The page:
We are also regularly forced to deal with uncertainty. The term uncertainty seems pretty simple: not certain, not sure, not known. To take a composite of the Free Online Dictionary's several definitions, uncertainty means all of the following: not known or established; questionable; not determined; undecided; not having sure knowledge, not able to be accurately known or predicted, not precisely determined, established, or decided, not to be depended upon; unreliable and liable to variation; changeable.4

   How often have you been dispatched to a call such as a "sick unknown," an "unknown nature" or a "sick person"? How often have you arrived on scene and found the nature of the call to be something completely different than what the dispatcher transmitted over the air? We might be sent to respond to a seizure and find out, hopefully before we get too close, that the patient was exposed to organophosphates in pesticide. Or we respond to a "bleeder" and arrive to find that the knife fight that started the bleeding is still going on. These are two real examples from my own career.

   Let me be clear, this is not the dispatcher's fault. The fact that we arrive to find the person who called 9-1-1 has a problem different from what we expected based upon the dispatch is the nature of the business. People experiencing what they perceive to be an "emergency" are often not very clear on the phone with dispatchers and call takers. Sometimes people think they can get service faster if they exaggerate. Sometimes the person calling is simply freaking out and can't give coherent information. Whatever the case, don't blame the folks on the other end of the radio or the people sitting at a console in a basement somewhere.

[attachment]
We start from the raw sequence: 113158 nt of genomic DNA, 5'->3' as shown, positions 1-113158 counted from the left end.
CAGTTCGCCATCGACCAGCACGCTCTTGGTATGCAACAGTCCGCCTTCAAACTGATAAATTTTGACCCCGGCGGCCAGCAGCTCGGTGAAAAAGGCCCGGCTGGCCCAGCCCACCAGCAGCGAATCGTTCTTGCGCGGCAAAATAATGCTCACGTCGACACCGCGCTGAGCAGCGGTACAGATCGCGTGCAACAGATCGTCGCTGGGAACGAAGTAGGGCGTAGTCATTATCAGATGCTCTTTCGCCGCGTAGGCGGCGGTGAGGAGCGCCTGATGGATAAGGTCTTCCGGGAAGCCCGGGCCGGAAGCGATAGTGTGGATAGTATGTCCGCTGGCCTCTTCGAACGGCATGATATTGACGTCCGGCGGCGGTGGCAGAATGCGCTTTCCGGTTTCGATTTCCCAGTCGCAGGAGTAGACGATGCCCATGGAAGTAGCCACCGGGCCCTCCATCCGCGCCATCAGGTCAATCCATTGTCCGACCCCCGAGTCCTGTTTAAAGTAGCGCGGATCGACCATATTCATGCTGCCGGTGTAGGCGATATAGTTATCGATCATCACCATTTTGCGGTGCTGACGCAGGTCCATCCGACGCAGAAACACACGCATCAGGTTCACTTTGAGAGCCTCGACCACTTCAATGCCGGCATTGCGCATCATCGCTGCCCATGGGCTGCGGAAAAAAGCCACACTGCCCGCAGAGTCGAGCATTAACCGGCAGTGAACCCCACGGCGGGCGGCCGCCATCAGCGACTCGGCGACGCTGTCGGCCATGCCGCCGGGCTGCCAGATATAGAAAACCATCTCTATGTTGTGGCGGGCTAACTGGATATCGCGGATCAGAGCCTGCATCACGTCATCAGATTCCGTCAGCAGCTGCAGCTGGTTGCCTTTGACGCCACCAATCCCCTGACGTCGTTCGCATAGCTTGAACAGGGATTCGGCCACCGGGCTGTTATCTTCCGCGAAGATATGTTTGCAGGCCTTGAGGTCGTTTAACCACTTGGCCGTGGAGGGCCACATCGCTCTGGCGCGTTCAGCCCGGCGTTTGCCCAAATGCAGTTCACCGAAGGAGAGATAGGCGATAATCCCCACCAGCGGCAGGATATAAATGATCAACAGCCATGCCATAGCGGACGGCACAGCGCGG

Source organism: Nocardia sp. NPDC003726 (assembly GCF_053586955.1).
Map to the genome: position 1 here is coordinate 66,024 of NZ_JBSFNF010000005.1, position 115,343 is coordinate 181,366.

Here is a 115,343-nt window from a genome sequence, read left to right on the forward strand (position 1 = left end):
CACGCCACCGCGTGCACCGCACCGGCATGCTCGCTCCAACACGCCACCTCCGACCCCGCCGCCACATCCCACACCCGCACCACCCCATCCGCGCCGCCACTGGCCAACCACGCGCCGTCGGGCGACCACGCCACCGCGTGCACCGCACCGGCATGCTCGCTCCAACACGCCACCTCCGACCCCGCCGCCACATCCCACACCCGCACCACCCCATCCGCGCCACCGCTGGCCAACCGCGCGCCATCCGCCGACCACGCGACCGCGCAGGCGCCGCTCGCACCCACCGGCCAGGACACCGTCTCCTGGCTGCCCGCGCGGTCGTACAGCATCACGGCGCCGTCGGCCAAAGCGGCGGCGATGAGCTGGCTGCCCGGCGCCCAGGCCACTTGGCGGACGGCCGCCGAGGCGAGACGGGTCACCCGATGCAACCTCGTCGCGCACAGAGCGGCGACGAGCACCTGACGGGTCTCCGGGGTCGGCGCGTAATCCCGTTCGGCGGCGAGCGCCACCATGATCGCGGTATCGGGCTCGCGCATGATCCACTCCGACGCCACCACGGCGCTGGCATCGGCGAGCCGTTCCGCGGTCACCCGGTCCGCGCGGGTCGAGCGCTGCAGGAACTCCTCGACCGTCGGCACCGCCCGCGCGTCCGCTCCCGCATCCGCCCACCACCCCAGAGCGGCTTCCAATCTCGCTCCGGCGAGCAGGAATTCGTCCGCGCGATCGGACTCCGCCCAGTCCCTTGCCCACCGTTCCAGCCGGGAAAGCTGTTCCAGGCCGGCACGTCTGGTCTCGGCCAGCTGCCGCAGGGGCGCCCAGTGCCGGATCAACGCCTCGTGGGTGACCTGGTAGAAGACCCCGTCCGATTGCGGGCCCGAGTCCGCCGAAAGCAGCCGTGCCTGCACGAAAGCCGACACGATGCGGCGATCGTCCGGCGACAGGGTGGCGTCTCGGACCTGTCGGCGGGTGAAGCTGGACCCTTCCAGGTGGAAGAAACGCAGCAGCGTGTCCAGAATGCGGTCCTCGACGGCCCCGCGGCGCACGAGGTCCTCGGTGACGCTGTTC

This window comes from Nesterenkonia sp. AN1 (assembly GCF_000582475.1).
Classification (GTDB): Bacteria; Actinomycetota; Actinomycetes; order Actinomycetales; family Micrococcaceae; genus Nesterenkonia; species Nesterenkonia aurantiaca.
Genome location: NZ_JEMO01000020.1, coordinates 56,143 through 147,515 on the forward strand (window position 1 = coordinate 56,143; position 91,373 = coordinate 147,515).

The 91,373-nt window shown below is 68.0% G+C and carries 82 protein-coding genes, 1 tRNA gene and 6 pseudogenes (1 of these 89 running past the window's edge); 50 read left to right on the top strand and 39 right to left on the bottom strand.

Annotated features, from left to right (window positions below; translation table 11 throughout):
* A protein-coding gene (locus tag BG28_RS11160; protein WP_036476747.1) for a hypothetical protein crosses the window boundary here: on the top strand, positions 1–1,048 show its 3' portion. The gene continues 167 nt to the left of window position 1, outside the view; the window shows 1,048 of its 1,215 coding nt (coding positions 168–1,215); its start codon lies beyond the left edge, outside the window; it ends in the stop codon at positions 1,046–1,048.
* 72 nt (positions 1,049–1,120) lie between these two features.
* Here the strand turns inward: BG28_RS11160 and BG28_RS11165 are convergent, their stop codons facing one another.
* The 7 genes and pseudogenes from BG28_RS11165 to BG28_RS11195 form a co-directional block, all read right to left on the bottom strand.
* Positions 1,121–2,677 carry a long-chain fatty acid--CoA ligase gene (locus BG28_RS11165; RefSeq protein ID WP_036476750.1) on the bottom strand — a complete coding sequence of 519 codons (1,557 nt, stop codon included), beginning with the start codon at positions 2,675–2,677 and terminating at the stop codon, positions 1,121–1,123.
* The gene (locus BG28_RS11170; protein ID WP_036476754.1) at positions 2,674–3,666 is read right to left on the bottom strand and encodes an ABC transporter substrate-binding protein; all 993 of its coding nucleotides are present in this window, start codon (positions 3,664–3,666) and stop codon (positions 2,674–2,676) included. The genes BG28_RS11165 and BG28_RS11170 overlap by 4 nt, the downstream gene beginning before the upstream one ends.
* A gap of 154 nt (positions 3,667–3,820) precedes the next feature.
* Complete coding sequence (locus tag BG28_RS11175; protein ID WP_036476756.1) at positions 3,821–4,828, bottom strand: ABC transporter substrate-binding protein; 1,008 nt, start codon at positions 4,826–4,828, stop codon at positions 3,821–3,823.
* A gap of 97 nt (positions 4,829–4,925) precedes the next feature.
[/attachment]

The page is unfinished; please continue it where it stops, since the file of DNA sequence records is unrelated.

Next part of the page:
Another dimension of uncertainty involves the medical conditions and injuries we see. The information patients, family members and bystanders provide to us is often incomplete, inaccurate or even contradictory. We don't always get good information. Have you ever completed your report to the nurse or physician at a receiving facility, then overheard the patient telling a completely different story than the one you were told?

   When EMS practitioners arrive at work there is no way of knowing what the day (or night) will hold. We never know when the bells will ring, the pager will buzz or the tones will drop. We respond to simple calls for help, terrible traumatic events, mass casualty incidents, and sometimes to someone who is lonely or hungry or confused. We never know which sort of incident we will be called to handle. Uncertainty is just one aspect of the job we do, and we are exposed to uncertainty every day.


   Think about what you do. Now think about the most complex calls you have experienced. What made those calls "complex"? What was it that made each one difficult to sort out? Think of the times you were uncertain about what was happening, what the actual problem was and how to proceed. How can we prepare ourselves for the complexity and uncertainty we must deal with every day?